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Two years ago I moved away from Greenwich Village. Now I'm trying to move back.

August 7, 2020

"A Chinese divorce": my 3rd great aunt's marriage to her wealthy Chinese husband and her influence




"Chinese Divorce Suit," The Mail (Stockton, CA) 24 Jun 1886, p.2

Years ago in a laundry shop in Paterson, when the city was a prosperous manufacturer of textiles and silk, young and pretty Minnie Kiersted stopped by weekly to drop off her employer's laundry. She caught the eye of Chinese owner Wang Sing Bow, better known as Charley Sing.

In reports of their divorce trial the papers called him "the most successful Chinaman in the City of Churches." On Sundays he dressed in a Prince Albert coat, high silk hat and patent-leather boots, and wore "a locomotive-headlight diamond."

In Minnie's testimony she said he had lured her and her sister (my great-great grandmother) to opium dens in Manhattan's Chinatown, all legal in their day.

"Wong Sing Bow's Child," The Times Union (Brooklyn, NY) 17 May 1889
"Wong Sing Bow's Child," The Times Union
(Brooklyn, NY) 17 May 1889

They married twice--but divorced only once. Accusations of "Infidelity" lobbed back and forth. At the time of her second wedding in 1878, Minnie testified, she was pregnant with another man's child. Over the course of her divorce proceedings from 1886 to '94 she had two more children with different men, but the man she was living with and later married was not their father.

Charley Bow was caught keeping a minor in his opium den.

"Chinese Divorce Suit," The Mail (Stockton, CA) 24 Jun 1886, p. 2
"Chinese Divorce Suit," The Mail (
Stockton, CA) 24 Jun 1886, p. 2

Charley denied the allegations, and a month later it was found that the girl's mother, an inmate at the Pearl Street House, had given the girl to him. He wasn't prosecuted.

In "Melican Wife Fooled Wong" we learn that Minnie took his real estate, 

"Melican Wife Fooled Wong," The News (Paterson, NJ) 1 Apr 1893
"Melican Wife Fooled Wong," The News (Paterson, NJ) 1 Apr 1893
"Melican Wife Fooled Wong,"
The News (Paterson, NJ) 1 Apr 1893

and then his furniture.

"Wong Sing Bow's Trouble," Brooklyn Daily Eagle, 23 Jun 1886

In the end, Charley lost the claim and custody of their son, George Sing Bow.

In 1909, a Paterson paper reported that the Commissioner of Vital Statistics in Illinois received a request for a duplicate copy of the marriage certificate.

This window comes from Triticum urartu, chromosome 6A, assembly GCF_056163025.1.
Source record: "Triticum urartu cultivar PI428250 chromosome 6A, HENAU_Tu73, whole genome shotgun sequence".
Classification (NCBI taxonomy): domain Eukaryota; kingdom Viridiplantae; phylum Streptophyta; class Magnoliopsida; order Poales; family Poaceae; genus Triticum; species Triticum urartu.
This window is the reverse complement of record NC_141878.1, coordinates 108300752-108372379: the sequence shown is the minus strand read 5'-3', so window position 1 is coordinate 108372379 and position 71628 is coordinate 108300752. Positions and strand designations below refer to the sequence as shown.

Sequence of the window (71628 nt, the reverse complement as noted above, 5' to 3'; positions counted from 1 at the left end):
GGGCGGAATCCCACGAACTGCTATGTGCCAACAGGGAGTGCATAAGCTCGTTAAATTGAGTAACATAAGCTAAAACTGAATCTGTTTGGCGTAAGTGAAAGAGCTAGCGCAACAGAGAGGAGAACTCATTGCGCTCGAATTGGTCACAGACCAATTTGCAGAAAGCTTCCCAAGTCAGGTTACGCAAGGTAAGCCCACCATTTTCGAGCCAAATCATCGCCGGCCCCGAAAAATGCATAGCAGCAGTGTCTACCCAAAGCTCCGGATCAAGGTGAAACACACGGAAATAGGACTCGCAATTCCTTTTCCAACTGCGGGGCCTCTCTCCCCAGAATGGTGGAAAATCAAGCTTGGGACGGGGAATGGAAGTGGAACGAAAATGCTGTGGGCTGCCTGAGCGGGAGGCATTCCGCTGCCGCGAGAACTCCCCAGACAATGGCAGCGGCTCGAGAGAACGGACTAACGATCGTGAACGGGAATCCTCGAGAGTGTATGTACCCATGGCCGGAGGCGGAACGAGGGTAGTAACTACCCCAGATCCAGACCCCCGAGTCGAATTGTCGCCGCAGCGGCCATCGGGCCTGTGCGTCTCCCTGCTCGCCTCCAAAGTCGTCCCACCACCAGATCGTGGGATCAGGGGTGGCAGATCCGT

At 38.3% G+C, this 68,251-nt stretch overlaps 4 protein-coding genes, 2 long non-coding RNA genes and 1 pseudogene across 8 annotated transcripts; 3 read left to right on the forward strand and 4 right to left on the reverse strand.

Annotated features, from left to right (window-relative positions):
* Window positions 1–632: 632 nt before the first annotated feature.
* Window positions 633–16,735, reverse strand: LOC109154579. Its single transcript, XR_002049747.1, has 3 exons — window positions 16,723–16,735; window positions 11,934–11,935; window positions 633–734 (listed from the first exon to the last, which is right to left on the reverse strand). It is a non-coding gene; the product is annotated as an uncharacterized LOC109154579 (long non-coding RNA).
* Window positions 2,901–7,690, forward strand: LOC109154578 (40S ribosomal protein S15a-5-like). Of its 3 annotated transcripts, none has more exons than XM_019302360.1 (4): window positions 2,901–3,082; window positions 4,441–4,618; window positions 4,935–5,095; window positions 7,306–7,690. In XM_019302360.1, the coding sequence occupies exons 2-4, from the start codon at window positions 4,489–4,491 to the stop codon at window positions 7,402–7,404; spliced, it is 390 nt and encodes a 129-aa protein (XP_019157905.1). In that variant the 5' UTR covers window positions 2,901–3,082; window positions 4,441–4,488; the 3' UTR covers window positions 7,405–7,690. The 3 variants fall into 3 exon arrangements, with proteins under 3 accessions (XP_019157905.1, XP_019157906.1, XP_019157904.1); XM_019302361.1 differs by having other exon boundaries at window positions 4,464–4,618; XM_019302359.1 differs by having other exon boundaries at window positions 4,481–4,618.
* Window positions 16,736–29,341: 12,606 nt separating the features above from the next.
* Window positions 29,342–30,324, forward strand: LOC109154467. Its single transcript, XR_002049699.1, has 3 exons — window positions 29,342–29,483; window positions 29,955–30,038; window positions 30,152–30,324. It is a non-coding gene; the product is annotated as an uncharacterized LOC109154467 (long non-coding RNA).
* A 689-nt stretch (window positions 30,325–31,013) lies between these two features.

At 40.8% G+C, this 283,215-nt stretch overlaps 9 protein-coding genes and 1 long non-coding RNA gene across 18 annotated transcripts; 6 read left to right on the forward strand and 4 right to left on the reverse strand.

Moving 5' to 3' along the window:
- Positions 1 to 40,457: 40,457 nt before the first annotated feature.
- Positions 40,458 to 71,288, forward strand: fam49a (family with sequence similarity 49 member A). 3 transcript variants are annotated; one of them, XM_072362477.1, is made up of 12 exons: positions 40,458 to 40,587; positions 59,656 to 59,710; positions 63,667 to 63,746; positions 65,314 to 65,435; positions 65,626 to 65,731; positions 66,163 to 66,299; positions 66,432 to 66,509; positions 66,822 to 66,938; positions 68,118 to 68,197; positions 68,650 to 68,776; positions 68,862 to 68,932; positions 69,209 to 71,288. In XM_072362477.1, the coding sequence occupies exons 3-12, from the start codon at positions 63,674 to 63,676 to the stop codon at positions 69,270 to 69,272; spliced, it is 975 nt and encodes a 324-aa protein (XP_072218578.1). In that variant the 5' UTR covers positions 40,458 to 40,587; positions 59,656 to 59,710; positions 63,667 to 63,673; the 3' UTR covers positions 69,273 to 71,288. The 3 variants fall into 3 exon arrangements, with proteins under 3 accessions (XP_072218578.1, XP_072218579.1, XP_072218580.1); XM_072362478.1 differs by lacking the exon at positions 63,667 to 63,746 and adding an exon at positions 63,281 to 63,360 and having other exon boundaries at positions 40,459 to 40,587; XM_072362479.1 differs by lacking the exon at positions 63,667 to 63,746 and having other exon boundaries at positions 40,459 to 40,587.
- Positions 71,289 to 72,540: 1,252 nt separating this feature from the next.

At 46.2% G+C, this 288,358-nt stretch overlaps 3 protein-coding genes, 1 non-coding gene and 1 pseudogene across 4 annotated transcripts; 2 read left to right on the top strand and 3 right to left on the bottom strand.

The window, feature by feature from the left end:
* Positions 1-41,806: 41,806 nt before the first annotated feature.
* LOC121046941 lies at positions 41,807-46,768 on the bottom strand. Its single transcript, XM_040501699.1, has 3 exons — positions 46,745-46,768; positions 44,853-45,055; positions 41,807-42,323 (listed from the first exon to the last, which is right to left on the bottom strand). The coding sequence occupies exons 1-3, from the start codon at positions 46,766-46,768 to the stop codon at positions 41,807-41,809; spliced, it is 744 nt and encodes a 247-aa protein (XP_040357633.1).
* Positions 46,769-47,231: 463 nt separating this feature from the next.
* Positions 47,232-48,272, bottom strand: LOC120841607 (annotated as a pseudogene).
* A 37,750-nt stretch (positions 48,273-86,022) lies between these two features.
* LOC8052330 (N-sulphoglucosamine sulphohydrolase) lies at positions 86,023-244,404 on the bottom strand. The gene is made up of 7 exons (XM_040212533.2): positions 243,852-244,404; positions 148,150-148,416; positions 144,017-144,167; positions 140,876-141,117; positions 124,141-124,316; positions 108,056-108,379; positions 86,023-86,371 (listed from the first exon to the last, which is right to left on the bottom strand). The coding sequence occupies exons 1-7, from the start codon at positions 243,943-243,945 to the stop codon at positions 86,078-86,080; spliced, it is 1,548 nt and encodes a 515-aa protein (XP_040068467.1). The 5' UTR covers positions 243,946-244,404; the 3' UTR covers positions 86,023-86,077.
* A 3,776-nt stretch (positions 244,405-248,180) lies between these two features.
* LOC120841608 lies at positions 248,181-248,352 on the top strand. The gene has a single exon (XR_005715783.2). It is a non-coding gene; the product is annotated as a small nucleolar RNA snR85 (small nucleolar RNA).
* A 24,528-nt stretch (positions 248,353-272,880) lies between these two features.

"Kierstead Wedding," The News (Paterson, NJ) 26 Jan 1909
"Kierstead Wedding," The News (Paterson, NJ) 26 Jan 1909


He really loved his son. I wonder if they ever spoke to each other again.

As for Minnie and her wildness, who knows who were the fathers of her children. She settled down after she won the suit. Her second husband John Popp died and she lived out her days with a daughter named Minnie, who was out of the house and married at 14, and sons John Jr. and William who lingered, along with a boarder named George H. Bowers.

On the wedding certificate for my great-grandmother Lulu, dated December 23, 1990, she names her parents as Bella Kiersted, who died in an influenza epidemic in Brooklyn a few days later on January 3rd, 1901, and her foster father Charles Lange. I doubt either were at the wedding. The maid of honor was Lulu's landlady and the best man was George H. Bowes, who has to be Minnie's son.

For young laundresses in Paterson in 1875, the excitement of dates in New York with dashing Chinese men flush with cash must have been irresistible. The flings and unplanned pregnancies that led to marriage did improve their lives. Life in Brooklyn was a step up. The sisters seemed wise beyond their years and were living well. They betrayed themselves when they divorced their husbands over infidelity--was it a surprise, really?--and made terrible second marriages, Minnie to a fishmonger and Bella to a German laundryman who scraped by, and she died young.

Minnie's children didn't escape the working class but my grandfather, Lulu's son, born and bred in Brooklyn, made it ("Walking in their footsteps," 19 Jun 2020). Living in Brooklyn he saw success firsthand. When his father deserted them, he went to work and made connections that led to plum jobs on Wall Street. But he never forgot where he came from. He lived with his mother Lulu or supported her throughout her life, and took in relatives and in-laws who were down on their luck. He told me these stories on my visits to Arizona, which he wouldn't let me write down and I've mostly forgotten, but I remember his interjections about an aunt named Maude, said in an Archie Bunker drawl,"oh Mawwd," and a guy named Samuel Kowalski who shows up in census records as Lulu's brother. "Sammy Kowalski, oh geez." But he didn't turn them away.

If Minnie and Bella hadn't jumped headfirst in love with the Chinatown businessmen who brought them to New York, my grandfather's life, and mine, could have turned out very differently. What have I learned here? I've spent way too much at home and the library.


Contact: Debbie Carter, (212) 925-3721, VillagerExpat@aol.com

Photo credit: D.W. Griffiths' "Broken Blossoms." Opium den., (1919) Digital Collections, The New York Public Library, Astor, Lenox, and Tilden Foundations.
First news clip: "Chinese Divorce Suit," The Mail (Stockton, CA) 24 Jun 1886, p. 2.

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